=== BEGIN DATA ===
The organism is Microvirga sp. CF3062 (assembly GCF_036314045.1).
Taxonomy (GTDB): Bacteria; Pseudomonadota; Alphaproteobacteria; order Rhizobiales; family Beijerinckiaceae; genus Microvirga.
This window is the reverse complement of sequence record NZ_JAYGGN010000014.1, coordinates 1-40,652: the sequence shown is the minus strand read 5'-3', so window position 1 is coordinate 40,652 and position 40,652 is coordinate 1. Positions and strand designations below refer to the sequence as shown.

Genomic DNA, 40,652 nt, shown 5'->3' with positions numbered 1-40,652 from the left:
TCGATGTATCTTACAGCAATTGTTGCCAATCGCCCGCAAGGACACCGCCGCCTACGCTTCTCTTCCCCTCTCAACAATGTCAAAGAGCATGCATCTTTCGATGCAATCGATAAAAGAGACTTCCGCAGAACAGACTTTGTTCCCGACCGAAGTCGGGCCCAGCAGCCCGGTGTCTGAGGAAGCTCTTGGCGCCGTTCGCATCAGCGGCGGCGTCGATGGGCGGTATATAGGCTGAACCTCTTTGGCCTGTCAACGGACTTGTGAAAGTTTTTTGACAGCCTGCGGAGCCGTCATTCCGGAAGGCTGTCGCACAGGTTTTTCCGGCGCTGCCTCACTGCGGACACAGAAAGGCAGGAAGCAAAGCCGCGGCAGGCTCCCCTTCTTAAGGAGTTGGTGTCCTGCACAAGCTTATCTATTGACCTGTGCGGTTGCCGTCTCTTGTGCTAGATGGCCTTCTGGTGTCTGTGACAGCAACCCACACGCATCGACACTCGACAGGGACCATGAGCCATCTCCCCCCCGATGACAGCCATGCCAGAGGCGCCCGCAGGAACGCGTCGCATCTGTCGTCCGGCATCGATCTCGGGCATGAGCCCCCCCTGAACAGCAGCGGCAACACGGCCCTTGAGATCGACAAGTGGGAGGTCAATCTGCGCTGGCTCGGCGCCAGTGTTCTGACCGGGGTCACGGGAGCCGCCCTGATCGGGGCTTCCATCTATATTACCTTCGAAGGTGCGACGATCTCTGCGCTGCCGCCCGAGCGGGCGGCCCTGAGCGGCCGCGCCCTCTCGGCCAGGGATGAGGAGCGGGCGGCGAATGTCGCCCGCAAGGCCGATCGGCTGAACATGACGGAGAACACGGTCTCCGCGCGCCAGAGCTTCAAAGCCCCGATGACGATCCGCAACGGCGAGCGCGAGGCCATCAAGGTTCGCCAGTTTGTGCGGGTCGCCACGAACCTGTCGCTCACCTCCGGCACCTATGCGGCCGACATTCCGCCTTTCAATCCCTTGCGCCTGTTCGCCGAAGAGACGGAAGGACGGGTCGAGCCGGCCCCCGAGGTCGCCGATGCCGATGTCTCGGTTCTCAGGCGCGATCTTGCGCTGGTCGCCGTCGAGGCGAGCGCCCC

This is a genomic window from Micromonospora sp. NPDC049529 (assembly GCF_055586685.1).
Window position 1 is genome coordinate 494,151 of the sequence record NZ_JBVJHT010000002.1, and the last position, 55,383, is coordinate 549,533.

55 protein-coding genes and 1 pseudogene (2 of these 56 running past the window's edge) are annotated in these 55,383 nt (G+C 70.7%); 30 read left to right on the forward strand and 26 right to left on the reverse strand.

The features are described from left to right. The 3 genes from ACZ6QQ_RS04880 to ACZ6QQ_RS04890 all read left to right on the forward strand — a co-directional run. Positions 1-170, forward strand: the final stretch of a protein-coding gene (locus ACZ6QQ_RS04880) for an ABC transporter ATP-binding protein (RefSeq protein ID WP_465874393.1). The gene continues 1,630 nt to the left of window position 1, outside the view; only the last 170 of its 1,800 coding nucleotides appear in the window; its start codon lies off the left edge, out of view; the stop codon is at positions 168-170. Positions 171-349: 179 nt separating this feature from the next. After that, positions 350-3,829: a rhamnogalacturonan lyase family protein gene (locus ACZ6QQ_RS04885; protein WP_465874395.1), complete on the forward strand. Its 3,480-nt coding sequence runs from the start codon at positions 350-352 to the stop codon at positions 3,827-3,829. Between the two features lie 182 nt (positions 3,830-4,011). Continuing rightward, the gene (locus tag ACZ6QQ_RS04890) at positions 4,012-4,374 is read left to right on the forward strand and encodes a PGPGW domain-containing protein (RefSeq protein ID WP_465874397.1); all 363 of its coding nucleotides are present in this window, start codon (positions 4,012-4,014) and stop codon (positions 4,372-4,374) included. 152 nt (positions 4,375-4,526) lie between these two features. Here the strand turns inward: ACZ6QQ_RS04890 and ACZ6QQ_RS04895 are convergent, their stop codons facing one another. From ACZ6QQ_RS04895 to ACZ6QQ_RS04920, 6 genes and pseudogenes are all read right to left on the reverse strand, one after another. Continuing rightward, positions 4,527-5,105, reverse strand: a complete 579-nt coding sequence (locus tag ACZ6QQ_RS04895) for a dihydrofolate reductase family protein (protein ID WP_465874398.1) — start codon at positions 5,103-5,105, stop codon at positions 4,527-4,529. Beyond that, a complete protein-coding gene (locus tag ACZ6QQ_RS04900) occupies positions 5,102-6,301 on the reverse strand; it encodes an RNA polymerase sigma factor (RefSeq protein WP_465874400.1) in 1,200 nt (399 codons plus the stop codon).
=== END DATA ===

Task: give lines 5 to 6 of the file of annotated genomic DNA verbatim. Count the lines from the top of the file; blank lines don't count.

TCGATGTATCTTACAGCAATTGTTGCCAATCGCCCGCAAGGACACCGCCGCCTACGCTTCTCTTCCCCTCTCAACAATGTCAAAGAGCATGCATCTTTCGATGCAATCGATAAAAGAGACTTCCGCAGAACAGACTTTGTTCCCGACCGAAGTCGGGCCCAGCAGCCCGGTGTCTGAGGAAGCTCTTGGCGCCGTTCGCATCAGCGGCGGCGTCGATGGGCGGTATATAGGCTGAACCTCTTTGGCCTGTCAACGGACTTGTGAAAGTTTTTTGACAGCCTGCGGAGCCGTCATTCCGGAAGGCTGTCGCACAGGTTTTTCCGGCGCTGCCTCACTGCGGACACAGAAAGGCAGGAAGCAAAGCCGCGGCAGGCTCCCCTTCTTAAGGAGTTGGTGTCCTGCACAAGCTTATCTATTGACCTGTGCGGTTGCCGTCTCTTGTGCTAGATGGCCTTCTGGTGTCTGTGACAGCAACCCACACGCATCGACACTCGACAGGGACCATGAGCCATCTCCCCCCCGATGACAGCCATGCCAGAGGCGCCCGCAGGAACGCGTCGCATCTGTCGTCCGGCATCGATCTCGGGCATGAGCCCCCCCTGAACAGCAGCGGCAACACGGCCCTTGAGATCGACAAGTGGGAGGTCAATCTGCGCTGGCTCGGCGCCAGTGTTCTGACCGGGGTCACGGGAGCCGCCCTGATCGGGGCTTCCATCTATATTACCTTCGAAGGTGCGACGATCTCTGCGCTGCCGCCCGAGCGGGCGGCCCTGAGCGGCCGCGCCCTCTCGGCCAGGGATGAGGAGCGGGCGGCGAATGTCGCCCGCAAGGCCGATCGGCTGAACATGACGGAGAACACGGTCTCCGCGCGCCAGAGCTTCAAAGCCCCGATGACGATCCGCAACGGCGAGCGCGAGGCCATCAAGGTTCGCCAGTTTGTGCGGGTCGCCACGAACCTGTCGCTCACCTCCGGCACCTATGCGGCCGACATTCCGCCTTTCAATCCCTTGCGCCTGTTCGCCGAAGAGACGGAAGGACGGGTCGAGCCGGCCCCCGAGGTCGCCGATGCCGATGTCTCGGTTCTCAGGCGCGATCTTGCGCTGGTCGCCGTCGAGGCGAGCGCCCC

This is a genomic window from Micromonospora sp. NPDC049529 (assembly GCF_055586685.1).